Simply put, some things, such as toothpicks, are not the ideal objects you should use to clean your teeth. We at Wagga Dentist Morgan Street Dental understand this and recommend you never pound away or pick at your teeth and gums with what is basically a miniature javelin. That said, there are seven tooth-approved things to keep your teeth clean and fresh.
Dear reader: we were going to simply use “detergent” as a header, but with the Tide Pod challenge going around, which we never recommend (for teeth or anything else), we thought it best to choose accuracy over glibness. Consequently, the more accurate label, “detergent foods” won out over the much more eye-catching sub header, “detergent.”
Okay, detergent foods–what are they and why in the world are we recommending them to clean your teeth? Detergent foods include foods such as carrots, celery, and apples. These types of foods naturally scrape and clean your teeth.
Of course, it is only natural that hard or crisp fruits and veggies are good for your teeth, but did you know that there are some others? Popcorn, for instance, helps keep your teeth clean, and it is delicious. The obvious way they work is via scrubbing. However, they also help to reset your mouth’s pH levels to right around 7.0. At this pH level, your mouth is neither too acidic nor alkaline.
Some debate surrounds natural cleaners such as baking soda. however, used in small amounts, it can help scrub your teeth without introducing a lot of chemicals or sweeteners. As a substance, it is abrasive enough to cleanse enamel without eating away at it. Additionally, it creates a pH level of 8.3, which is bad for bacteria but not destructive for your teeth.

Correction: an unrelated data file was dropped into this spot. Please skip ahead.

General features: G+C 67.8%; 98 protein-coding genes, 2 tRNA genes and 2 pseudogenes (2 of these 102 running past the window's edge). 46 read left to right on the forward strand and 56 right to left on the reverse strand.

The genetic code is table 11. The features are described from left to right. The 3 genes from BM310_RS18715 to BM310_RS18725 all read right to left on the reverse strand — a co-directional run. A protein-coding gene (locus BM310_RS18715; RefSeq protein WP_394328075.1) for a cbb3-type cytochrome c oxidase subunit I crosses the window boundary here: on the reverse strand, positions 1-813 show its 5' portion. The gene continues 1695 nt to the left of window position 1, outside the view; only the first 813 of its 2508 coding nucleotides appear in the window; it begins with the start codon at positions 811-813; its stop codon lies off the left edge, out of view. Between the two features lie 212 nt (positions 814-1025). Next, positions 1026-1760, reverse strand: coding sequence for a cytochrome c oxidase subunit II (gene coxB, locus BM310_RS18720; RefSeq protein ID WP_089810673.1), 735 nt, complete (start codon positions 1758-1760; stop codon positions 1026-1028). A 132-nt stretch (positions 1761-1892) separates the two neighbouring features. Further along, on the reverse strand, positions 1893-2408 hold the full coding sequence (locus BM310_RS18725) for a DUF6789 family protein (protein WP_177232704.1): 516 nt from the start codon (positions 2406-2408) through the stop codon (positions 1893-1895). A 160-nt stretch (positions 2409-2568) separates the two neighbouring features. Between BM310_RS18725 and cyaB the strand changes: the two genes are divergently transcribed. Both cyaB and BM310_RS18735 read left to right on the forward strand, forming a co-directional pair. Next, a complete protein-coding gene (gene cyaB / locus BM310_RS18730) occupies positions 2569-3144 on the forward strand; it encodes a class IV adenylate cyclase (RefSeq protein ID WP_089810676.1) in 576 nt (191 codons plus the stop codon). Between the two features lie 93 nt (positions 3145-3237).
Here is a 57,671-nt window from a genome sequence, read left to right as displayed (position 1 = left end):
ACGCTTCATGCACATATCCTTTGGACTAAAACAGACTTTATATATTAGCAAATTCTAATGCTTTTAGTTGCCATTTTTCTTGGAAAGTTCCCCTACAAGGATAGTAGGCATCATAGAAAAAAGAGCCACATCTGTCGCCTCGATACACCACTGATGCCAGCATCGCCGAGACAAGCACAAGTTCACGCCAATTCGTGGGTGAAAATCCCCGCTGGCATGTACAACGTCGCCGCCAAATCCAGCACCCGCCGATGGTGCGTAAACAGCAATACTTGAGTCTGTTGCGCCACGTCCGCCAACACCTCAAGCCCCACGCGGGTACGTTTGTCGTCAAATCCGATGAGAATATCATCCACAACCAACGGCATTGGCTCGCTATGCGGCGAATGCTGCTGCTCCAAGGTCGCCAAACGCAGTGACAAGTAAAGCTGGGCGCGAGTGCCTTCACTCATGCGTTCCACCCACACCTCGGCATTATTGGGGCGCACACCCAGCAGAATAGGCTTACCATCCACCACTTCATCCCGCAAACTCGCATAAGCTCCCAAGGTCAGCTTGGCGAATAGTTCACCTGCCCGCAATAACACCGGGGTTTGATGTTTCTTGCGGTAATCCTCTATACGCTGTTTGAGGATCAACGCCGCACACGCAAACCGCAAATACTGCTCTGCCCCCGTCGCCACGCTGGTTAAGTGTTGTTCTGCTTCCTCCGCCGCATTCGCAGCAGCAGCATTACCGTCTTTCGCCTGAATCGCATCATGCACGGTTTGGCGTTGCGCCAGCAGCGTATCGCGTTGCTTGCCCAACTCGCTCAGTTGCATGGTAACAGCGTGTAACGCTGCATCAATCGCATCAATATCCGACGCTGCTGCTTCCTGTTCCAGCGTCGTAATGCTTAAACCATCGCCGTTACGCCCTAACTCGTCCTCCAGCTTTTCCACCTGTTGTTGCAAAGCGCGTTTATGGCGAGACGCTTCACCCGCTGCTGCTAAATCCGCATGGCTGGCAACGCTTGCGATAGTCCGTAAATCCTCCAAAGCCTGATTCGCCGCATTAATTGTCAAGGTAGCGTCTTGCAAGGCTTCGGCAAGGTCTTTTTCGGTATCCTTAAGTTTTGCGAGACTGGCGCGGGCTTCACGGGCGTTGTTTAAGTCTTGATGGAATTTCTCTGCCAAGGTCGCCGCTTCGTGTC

When we include bubble gum in this list, we do not mean the high-sugar bubble gum of your childhood. Regarding that type of gum, our advice is clear: stay away from it. However, some types of gum use a sweetener called xylitol. It exists in fruits, vegetables, and corncobs (do not eat corn cobs), so it is a taste you already know. It helps clean your teeth in two important ways.
First, it increases the acidity of your mouth to a pH level of 6.5, which is terrible for bacteria but not terrible for teeth.
Second, it is a 5-carbon chain. Bacteria require a 6-carbon chain to reproduce. Consequently, xylitol kills bacteria and keeps the ones that remain from reproducing. The end result is cleaner teeth.
Wait–we understand what you are thinking. We listed bubble gum as a teeth cleaner. That is correct, there are a few bubble gum brands that use xylitol as a sweetener. They result in the purest bubbles in the world.
Waterpik is an amazing device. It uses a decently high-force stream of water to clean away at your teeth and gums. Although it is primarily designed to penetrate beneath the gumline and rem